DUNEDIN, Fla. — Tim Wakefield schedules his visits to Red Sox camp to coincide with games that fellow knuckleballer Steven Wright will start. So with Wright scheduled to pitch four innings against the Toronto Blue Jays on Friday, Wakefield boarded the team bus for the long ride north.
It was worth the trip. After working a bit with Wakefield in the bullpen before the game, Wright threw four scoreless innings against the Jays. The Red Sox lost the game, 2-1, in 10 innings.
Wright allowed three hits (all singles) in his four innings, walked one, and struck out one. Of his 55 pitches, 35 were strikes.
In a short tutorial before the game, Wakefield reminded Wright to keep his lower body back on the rubber and follow through with more balance when releasing the ball.
“Once I stay back, I can accelerate through the ball and it gives me a better opportunity to make a quality pitch,” Wright said.
Said Wakefield: “It’s just like a hitter, keep your weight back. Steven was keeping his arm where he needed to. He looked good.”
Wright put two runners on to start the second inning but started a double play by snagging a one-hopper back to the mound by Junior Lake. The Blue Jays never came close to scoring against him.
Wright threw five fastballs and two or three curveballs to keep the Toronto hitters off balance.
“The curveball is a pitch that he has worked on this spring. He’s incorporated it a little bit more to get back in counts,” manager John Farrell said. “I thought he threw three pitches for strikes and was very much in control.”
The curveball is a good weapon against a switch hitter who might bat righthanded against Wright, something that is common against a knuckleballer.
Wright missed the final two months of last season because of a concussion. But he has walked only two batters in nine innings in spring training, counting his start against Boston College.
“He’s always been a guy who has been able to throw the ball over the plate, even with the knuckleball,” Farrell said. “That’s a talent in and of itself. You seem continue to evolve as a knuckleball pitcher.”
Wright admitted to be surprised at his good control.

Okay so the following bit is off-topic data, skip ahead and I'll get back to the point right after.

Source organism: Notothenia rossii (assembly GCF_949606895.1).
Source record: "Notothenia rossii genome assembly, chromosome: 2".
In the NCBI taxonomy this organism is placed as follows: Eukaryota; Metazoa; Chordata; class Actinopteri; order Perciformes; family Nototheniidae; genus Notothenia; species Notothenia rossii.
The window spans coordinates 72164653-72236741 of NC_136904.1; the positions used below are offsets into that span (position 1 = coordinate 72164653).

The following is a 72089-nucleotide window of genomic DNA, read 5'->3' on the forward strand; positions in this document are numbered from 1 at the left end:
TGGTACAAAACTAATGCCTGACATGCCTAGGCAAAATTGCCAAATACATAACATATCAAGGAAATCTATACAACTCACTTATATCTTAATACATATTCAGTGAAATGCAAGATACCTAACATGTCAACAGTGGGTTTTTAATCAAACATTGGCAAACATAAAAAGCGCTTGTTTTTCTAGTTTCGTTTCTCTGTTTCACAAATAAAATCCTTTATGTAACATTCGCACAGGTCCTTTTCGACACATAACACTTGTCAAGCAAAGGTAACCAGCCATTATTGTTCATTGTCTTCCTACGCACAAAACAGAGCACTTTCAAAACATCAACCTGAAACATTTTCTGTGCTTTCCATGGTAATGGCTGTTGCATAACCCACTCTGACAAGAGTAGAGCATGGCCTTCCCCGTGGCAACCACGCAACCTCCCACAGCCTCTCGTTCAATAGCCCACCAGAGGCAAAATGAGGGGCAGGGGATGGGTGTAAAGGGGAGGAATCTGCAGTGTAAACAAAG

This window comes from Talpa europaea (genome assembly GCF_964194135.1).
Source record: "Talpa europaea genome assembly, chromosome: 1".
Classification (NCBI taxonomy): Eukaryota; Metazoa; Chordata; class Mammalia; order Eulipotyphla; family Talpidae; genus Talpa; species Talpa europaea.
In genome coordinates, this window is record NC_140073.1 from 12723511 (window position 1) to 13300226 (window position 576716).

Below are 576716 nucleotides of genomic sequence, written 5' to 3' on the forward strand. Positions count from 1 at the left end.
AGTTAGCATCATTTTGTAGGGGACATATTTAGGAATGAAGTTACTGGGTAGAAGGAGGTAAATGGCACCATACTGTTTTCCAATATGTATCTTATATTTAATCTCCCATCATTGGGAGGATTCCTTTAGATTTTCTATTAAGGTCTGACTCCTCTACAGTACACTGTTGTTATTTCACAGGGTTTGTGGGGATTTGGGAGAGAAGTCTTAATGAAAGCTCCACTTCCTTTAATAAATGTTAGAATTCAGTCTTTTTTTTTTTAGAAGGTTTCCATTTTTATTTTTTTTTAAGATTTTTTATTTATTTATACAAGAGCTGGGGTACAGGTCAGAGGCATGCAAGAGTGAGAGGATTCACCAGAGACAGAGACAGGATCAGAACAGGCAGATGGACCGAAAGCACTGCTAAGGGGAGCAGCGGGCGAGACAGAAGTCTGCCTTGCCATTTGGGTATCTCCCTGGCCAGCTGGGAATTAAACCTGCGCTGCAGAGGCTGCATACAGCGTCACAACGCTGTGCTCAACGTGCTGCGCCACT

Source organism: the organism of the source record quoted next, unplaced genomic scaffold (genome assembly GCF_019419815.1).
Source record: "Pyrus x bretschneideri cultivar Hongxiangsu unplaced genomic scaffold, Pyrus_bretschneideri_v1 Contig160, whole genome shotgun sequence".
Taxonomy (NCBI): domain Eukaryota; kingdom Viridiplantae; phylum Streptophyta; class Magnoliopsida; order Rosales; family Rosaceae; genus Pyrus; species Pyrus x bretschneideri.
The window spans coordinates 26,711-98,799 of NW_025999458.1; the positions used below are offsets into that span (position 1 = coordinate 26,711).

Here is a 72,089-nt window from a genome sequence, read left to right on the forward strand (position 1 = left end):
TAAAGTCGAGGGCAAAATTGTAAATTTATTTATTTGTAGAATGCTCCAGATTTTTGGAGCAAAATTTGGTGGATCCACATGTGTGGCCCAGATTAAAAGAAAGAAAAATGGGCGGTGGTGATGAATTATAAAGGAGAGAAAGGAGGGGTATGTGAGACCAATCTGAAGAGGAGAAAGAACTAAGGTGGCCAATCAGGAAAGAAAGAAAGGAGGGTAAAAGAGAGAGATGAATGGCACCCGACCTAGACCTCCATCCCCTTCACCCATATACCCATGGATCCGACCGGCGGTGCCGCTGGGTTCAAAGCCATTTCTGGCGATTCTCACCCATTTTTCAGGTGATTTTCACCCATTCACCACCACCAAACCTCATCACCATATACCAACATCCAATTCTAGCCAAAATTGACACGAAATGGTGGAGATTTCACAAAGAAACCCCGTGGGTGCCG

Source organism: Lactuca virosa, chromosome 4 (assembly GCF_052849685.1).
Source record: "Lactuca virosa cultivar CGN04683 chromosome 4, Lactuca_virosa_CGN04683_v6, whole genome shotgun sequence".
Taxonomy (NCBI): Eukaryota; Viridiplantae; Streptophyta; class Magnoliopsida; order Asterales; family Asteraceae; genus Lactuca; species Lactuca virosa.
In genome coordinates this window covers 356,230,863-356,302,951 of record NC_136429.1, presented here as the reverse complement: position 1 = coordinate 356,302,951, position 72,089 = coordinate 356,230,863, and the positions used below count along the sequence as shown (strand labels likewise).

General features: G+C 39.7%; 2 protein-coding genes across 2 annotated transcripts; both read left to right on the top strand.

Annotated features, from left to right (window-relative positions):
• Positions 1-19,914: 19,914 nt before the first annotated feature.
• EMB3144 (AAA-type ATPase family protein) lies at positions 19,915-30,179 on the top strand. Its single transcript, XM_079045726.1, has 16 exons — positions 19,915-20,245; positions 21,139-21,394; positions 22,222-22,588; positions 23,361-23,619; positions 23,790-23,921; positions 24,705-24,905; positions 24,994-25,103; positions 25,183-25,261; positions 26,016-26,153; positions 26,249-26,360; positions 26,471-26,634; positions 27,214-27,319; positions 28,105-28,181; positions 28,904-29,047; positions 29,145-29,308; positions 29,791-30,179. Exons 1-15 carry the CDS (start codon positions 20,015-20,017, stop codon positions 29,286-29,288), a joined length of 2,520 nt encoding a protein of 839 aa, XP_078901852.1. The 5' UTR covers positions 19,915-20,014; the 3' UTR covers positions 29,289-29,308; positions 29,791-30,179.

“A lot is the stuff I’m working on with Wake,” Wright said. “Helping me control my body and my hand, which helps me understand where my release point is. If I can understand where my release point is, that’s crucial for me.”
Farrell said Wright is “certainly” in contention for a spot on the Opening Day roster, whether it’s as a starter or in the bullpen. The Sox could need a starter for the first few weeks of the season to fill in for Eduardo Rodriguez, who has yet to pitch in spring training.
Wright is out of minor league options, so if the Red Sox don’t keep him it’s likely he would land with another team.
“Just go out and pitch. Force the hand and see how it works out. He’s doing that,” Farrell said.
Wright hasn’t let the future interfere with the present.
“Out of my control,” he said. “Whatever the coaches think of me, the media thinks of me, the organization thinks of me, I have to pitch well on the day I pitch,” he said. “That’s all I can do. If I worry about what’s going to happen, I won’t pitch as well.”
In his second game since returning from Tommy John surgery, Christian Vazquez caught Wright’s outing and came away feeling strong. No Blue Jays tried to steal on Vazquez, but he did make a quick throw to first base trying to pick off Jio Mier in the third inning.
Vazquez also hammered a Marcus Stroman pitch to the warning track in right field in his only at-bat.
Farrell said Vazquez would next catch five innings in a game early next week. The coaches were pleased to see him try that throw to first.
“I almost got him,” Vazquez said.